How to Count Only Weekdays Between Two Dates

  • 23 June 2022
  • 1 reply

Userlevel 3

Looker will not be updating this content, nor guarantees that everything is up-to-date. 

If you'd like to count the days between two dates, you could use the SQL DATEDIFF function, which simply counts the days between two points in time:


DATEDIFF('day', start, stop) AS days


DATEPART('day', start - stop) AS days


DATEDIFF(stop, start) AS days


DATEDIFF('day', start, stop) AS days

However, the functions above will count all the days between the two specified dates. What if you want to exclude weekend days (Saturday and Sunday)?

One way of achieving this is to create a derived table with the necessary logic. But, there is a more straightforward way, using a single short query, which you can define in the sql parameter of a dimension or measure in LookML.

Note:You will want to make sure your database will return a day of week index of 0 for Sunday and 6 for Saturday; this is important, or the calculations will be one or two days off. You will also want to make sure you have the date timeframe declared in the dimension_groups that will represent your start date and end date.


The Solution


The following example is for Snowflake, and will need to be updated as necessary for your specific SQL dialect.

dimension_group: start {
type: time
timeframes: [raw, date, day_of_week_index] ## you can have other timeframes here too
sql: ${TABLE}.start_date ;;

dimension_group: end {
type: time
timeframes: [raw, date, day_of_week_index] ## same here!
sql: ${TABLE}.stop_date ;;

You'll need to replace ${start_date} and ${end_date} with the name of your date fields:

  dimension: weekday_datediff {
type: number
# This SQL is Snowflake-specific and may need to be modified for other databases.
DATEDIFF('day', ${start_date}, ${end_date}) + 1 -
DATEDIFF('week', ${start_date}, DATEADD('day', 1, ${end_date})) -
DATEDIFF('week', ${start_date}, ${end_date})

We'll break down what each section of the SQL is doing.

DATEDIFF('day', ${start_date}, ${end_date}) + 1

This first expression naively counts days between start and end. The +1 means the ${end_date} is included as part of the count. As such, this expression will never output a day count of less than 1 (unless the start and end dates are accidentally reversed, in which case the result will be a negative number or 0).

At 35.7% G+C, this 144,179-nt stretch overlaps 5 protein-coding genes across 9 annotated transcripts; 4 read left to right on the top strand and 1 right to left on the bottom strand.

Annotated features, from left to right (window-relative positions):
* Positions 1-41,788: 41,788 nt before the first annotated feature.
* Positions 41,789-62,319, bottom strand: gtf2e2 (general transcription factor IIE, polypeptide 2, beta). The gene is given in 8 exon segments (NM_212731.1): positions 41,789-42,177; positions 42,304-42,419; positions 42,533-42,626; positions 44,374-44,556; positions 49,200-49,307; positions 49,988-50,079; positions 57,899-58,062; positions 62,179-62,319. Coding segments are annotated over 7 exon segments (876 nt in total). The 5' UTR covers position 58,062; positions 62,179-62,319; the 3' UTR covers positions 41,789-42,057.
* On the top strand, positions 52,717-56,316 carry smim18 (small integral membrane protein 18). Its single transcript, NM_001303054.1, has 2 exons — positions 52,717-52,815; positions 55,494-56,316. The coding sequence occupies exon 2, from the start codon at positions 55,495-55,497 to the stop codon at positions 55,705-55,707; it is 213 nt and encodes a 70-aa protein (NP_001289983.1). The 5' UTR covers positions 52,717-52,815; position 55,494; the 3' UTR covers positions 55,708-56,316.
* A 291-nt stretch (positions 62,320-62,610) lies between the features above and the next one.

DATEDIFF('week', ${start_date}, DATEADD('day', 1, ${end_date}))

This second expression counts Saturdays. Since there can never be fewer Saturdays than Sundays in a given range (because Sunday is after Saturday), we will check whether the last day in the range is a Saturday. This expression checks by calculating how many weeks there are in this range if the last day is forwarded by one day? For example, if the last day is a Friday, then it moves to Saturday, and that partial week doesn't count towards our total because DATEDIFF('week', ...) only counts fully completed weeks. However, if the last day is a Saturday, then it gets bumped to a Sunday, and this count will increase.

DATEDIFF('week', start_date, end_date)

This third piece counts the number of fully completed weeks, which will be the same as the number of Sundays in that range (there is one Sunday per week).

Putting all the expressions together, we subtract the Saturday count and Sunday count from the first naive count to calculate the number of weekdays elapsed in the time range.

This pattern can be adjusted to accommodate different week start days, but will need to be adjusted if your database assigns day of week index numbers differently to week days.

1 reply


SET  @start_date = ‘put here the start date’;

SET @end_date = ‘put here the end date’;


SET @totaldays = DATEDIFF(@end_date , @start_date) + 1;
SET @saturdays = WEEK(DATE_ADD(@end_date, INTERVAL 1 DAY))-WEEK(@start_date);
SET @sundays = WEEK(@end_date) - WEEK(@start_date);

SET @labor_days = @totaldays-@saturdays-@sundays;


That’s all.